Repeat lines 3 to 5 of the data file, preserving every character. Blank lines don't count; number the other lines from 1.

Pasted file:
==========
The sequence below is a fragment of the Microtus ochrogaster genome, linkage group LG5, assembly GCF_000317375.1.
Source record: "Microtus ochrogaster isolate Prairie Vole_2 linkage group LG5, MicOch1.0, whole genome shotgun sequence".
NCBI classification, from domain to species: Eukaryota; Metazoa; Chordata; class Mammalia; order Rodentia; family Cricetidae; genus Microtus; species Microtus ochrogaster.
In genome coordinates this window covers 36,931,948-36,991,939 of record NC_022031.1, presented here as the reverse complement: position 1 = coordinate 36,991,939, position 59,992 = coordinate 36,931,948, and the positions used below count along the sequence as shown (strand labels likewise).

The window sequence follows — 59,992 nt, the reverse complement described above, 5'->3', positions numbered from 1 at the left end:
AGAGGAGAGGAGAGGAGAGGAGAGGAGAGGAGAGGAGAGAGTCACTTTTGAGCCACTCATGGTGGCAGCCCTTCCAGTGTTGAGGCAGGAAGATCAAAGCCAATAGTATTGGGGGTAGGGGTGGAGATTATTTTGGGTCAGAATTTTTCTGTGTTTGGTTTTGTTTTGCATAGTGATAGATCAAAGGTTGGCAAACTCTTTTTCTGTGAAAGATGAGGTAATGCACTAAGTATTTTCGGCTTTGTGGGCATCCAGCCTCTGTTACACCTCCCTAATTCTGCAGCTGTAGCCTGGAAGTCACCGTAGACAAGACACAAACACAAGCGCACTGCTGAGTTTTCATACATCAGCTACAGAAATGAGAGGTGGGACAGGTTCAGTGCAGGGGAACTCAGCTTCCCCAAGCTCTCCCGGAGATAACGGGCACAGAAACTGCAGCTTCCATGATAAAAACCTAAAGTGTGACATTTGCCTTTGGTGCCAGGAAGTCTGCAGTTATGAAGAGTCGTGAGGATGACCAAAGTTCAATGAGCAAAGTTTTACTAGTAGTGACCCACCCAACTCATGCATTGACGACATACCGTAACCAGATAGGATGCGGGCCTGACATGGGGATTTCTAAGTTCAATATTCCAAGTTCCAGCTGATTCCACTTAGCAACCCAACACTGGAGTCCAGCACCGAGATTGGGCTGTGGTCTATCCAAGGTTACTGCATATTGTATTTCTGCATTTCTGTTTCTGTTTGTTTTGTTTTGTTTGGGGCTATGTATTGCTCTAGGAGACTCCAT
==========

NCBI classification, from domain to species: Eukaryota; Metazoa; Chordata; class Mammalia; order Rodentia; family Cricetidae; genus Microtus; species Microtus ochrogaster.
In genome coordinates this window covers 36,931,948-36,991,939 of record NC_022031.1, presented here as the reverse complement: position 1 = coordinate 36,991,939, position 59,992 = coordinate 36,931,948, and the positions used below count along the sequence as shown (strand labels likewise).

The window sequence follows — 59,992 nt, the reverse complement described above, 5'->3', positions numbered from 1 at the left end: